True Confessions

Author
Ahmo
Approved Contributors

Ahmo, Rhavanielle, Raumorien, Asmalinde, Iaurmenel, Anurania, Hravanis

Chronicle Summary

Being a chronicle of the adventures and schemes of the Order of the Seven, the true Agents of Fortune and Seven Secret Sages. Guardians of the secret doctrines. Preparers of the way. Tenders of the Stone and Keepers of the Universal Flame: “Knock, and it shall be opened unto you.”

Chronicle Content

 

The sky was iron gray. The chill north winter wind shook the pine forest that formed a blanket round the old city of Himring. A blanket or a tomb shroud? Ask those who inhabited the sumptuous halls and chambers of the ancient fortress city. Who now tended gardens and kept acres of parchments and exquisite tapestries and paintings safe from the vagueries of time and temperature. Who would choose to live in a city forgotten for centuries? Who but the ghosts of an elder aeon?

Most of the really tangled and fraught quandaries begin with some simple mistake or mischance. And in those moments we find time for quiet reflection, the knot loosens and we may follow the thread for some short distance; Where did it begin, really? Does the felt presence of one's own immediate experience confer any meaning onto any others?

There was a time so long ago that retrieval of it was like remembering a fitful dream. A time on a pier. The ships were so magnificent. Wonders of craft. They had only needed passage to do what must be done. They hadn't come to steal the ships.

And she hadn't meant to bean that poor kid so hard with the oar and choke him out in a frenzy-but he aimed a fishing spear at her man. Arthandron might have been killed. And though she wasn't particularly strong at that time, down the boy went. Presumably never to get up. She had spent what seemed like aeons neurotically obsessing over the possibility she hadn't actually killed him. One of their own. Maybe he came to later on. No way to know. The stories we tell ourselves to keep shame at bay.

Most of those who took part in that first kin slaying were animated by a sense of deep betrayal. The whole miserable world had turned on them.

Ahmo and Arthandron were among those who followed along out of a sense of duty. Duty to their King in his hour of grief and need and a disbelief that they had come to the place that was supposed to be free of pain and grief to dwell in peace at the feet of Manwe's mountaintop seat, Oiolossë.

Laicamiril came to be a Lambengolmo at the feet of Rumil, recording tales of the great journey and reports of distant parts of Aman. She herself was born at the foot of that sacred and, it was said, primeval mountain as were her own mother and father before.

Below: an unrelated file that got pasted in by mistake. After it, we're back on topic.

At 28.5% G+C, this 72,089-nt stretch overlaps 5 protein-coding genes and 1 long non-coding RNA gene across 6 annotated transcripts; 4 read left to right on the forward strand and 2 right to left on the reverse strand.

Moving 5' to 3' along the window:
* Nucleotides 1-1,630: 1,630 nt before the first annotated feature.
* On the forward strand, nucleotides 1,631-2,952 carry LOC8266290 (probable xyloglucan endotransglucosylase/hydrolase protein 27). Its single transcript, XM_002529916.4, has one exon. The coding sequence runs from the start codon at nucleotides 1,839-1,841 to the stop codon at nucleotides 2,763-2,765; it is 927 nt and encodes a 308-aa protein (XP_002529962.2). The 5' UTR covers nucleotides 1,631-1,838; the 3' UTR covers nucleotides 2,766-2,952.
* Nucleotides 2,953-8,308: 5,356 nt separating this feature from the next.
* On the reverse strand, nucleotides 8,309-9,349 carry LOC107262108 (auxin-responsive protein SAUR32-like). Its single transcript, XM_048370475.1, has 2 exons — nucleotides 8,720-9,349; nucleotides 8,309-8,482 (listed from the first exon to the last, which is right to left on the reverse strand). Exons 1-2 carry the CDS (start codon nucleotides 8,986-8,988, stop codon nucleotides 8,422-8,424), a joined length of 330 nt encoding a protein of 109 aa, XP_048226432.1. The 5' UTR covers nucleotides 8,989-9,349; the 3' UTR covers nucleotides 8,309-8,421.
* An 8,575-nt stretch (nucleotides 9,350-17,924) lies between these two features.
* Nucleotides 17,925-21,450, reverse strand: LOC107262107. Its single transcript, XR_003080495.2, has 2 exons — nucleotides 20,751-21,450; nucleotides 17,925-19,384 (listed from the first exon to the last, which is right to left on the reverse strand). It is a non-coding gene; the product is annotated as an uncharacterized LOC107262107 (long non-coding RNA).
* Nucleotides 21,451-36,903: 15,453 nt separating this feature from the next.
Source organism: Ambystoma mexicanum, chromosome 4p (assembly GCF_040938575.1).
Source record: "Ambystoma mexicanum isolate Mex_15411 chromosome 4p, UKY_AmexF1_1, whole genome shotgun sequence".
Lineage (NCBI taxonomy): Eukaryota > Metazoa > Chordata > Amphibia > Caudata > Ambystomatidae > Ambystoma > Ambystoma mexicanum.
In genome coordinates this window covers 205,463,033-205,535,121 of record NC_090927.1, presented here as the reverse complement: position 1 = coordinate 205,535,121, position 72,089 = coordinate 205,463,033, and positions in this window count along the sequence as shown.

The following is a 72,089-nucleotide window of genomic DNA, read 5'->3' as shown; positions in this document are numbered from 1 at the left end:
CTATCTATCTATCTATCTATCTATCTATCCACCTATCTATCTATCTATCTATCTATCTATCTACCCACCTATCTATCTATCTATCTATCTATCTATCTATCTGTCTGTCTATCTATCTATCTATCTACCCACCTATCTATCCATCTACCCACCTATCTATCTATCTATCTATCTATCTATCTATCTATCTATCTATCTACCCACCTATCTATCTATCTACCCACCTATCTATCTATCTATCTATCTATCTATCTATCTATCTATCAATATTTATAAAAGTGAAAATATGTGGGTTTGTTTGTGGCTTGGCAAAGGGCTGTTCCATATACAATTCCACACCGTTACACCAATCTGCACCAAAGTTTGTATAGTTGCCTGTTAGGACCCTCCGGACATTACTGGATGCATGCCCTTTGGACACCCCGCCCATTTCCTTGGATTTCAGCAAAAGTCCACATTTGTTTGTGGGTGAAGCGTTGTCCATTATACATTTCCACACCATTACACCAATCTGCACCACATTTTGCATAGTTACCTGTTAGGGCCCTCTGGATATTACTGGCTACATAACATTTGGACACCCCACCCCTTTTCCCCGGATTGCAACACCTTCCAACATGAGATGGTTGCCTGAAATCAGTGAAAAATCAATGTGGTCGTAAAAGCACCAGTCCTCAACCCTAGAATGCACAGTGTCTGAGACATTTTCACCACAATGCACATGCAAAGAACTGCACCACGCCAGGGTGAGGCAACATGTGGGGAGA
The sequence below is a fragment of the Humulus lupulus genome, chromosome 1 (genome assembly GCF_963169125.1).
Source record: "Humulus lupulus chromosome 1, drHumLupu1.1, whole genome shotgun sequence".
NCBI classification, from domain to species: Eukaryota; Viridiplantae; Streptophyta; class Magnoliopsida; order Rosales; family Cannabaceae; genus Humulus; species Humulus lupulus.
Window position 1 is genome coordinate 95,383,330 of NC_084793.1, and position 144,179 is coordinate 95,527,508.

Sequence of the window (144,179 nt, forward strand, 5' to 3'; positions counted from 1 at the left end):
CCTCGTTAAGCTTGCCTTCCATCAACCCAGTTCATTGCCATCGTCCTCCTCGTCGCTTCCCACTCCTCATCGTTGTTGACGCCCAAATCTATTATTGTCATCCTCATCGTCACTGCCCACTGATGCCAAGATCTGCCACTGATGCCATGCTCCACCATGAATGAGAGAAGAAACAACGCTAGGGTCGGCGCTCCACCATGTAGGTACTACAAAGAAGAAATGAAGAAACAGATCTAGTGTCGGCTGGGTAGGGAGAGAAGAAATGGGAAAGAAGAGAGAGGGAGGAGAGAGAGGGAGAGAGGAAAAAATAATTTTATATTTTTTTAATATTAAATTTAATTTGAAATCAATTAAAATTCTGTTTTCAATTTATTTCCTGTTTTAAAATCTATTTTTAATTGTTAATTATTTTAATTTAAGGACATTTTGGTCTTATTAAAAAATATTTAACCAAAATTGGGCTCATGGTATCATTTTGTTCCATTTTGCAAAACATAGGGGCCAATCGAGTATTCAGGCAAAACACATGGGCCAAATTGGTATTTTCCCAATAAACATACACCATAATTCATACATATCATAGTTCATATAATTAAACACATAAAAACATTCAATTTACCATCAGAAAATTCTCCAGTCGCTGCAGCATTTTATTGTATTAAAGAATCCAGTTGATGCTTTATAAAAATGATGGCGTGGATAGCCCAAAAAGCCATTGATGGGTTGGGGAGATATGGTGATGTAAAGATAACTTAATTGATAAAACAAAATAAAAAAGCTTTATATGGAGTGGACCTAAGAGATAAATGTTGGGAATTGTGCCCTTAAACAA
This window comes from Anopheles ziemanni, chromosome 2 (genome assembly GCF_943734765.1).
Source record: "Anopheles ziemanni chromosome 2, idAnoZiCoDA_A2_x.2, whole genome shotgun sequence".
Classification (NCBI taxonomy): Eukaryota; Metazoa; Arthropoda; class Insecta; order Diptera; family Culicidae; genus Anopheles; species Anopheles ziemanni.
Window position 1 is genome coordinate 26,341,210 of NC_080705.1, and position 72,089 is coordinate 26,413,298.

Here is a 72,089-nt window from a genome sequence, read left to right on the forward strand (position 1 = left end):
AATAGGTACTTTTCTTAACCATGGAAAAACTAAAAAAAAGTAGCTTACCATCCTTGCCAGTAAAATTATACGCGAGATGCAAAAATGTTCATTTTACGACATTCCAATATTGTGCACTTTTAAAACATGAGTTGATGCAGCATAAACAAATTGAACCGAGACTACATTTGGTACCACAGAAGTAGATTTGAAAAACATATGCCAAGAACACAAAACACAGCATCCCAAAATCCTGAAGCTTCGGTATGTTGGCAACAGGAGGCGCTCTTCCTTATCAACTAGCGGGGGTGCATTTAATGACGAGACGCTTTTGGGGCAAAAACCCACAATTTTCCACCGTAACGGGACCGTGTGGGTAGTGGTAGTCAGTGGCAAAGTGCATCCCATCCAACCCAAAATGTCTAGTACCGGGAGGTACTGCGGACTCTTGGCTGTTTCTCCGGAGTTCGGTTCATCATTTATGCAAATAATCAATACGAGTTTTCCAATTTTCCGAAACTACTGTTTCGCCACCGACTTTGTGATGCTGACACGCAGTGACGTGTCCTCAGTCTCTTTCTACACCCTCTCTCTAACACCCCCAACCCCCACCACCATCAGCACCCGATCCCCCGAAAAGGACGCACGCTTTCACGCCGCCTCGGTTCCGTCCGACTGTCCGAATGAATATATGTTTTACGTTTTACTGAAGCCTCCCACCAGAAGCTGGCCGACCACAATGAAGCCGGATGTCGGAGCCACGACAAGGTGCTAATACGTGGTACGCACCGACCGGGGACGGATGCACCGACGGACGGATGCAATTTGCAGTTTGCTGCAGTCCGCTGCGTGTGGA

Manwë was nowhere to be found when his brother brought murder to Valinor. Did he tremble atop his mountain when Telperion and Laurelin went dark? Did the favored son of the most high shout for Tulkas to come to his rescue when the Children of Eru wailed as one and fled at the shadow and the reek of Ungoliant?

Yet he sent his jailor, Mandos to curse them one and all for daring to bring their brother to account or be extinguished in the trying.

Were the Valar shamed when they brought aid at last after long centuries? How often they pondered this question in secret conclaves in Imladris. Not questions to moot in the Great Hall.

And so it was that one whose craft is the recording of memory, the reading of the stars and the recording of events, nursed regret and anger and shared thought with those who felt the elves had been cheated of their promised patrimony. Her cynicism was relieved only by her mate's laconic insouciance and buoyant self assurance.

This led her into the circle around those who held that Morgoth and all the powers were but manifestations of Eru's thought. As Eru is supposed to have proclaimed before Middle- Earth was wholly made. Their lives were all an emanation of some long ago whimsy of that hoary spirit and that it would take all their collective lives to play out. The story of the great music was a fable and they and all other spirits in the world and beyond were part of a unity that was almost inconceivable. This view was not widely held, but the elves are known for philosophical musings that confound mortals.

So mused the lady in the garden of the palace of Maedhros, last remnant of the elder world as she gazed on the white roses she tended in the hope that one day they might have something to trust beyond their own strength and cunning.

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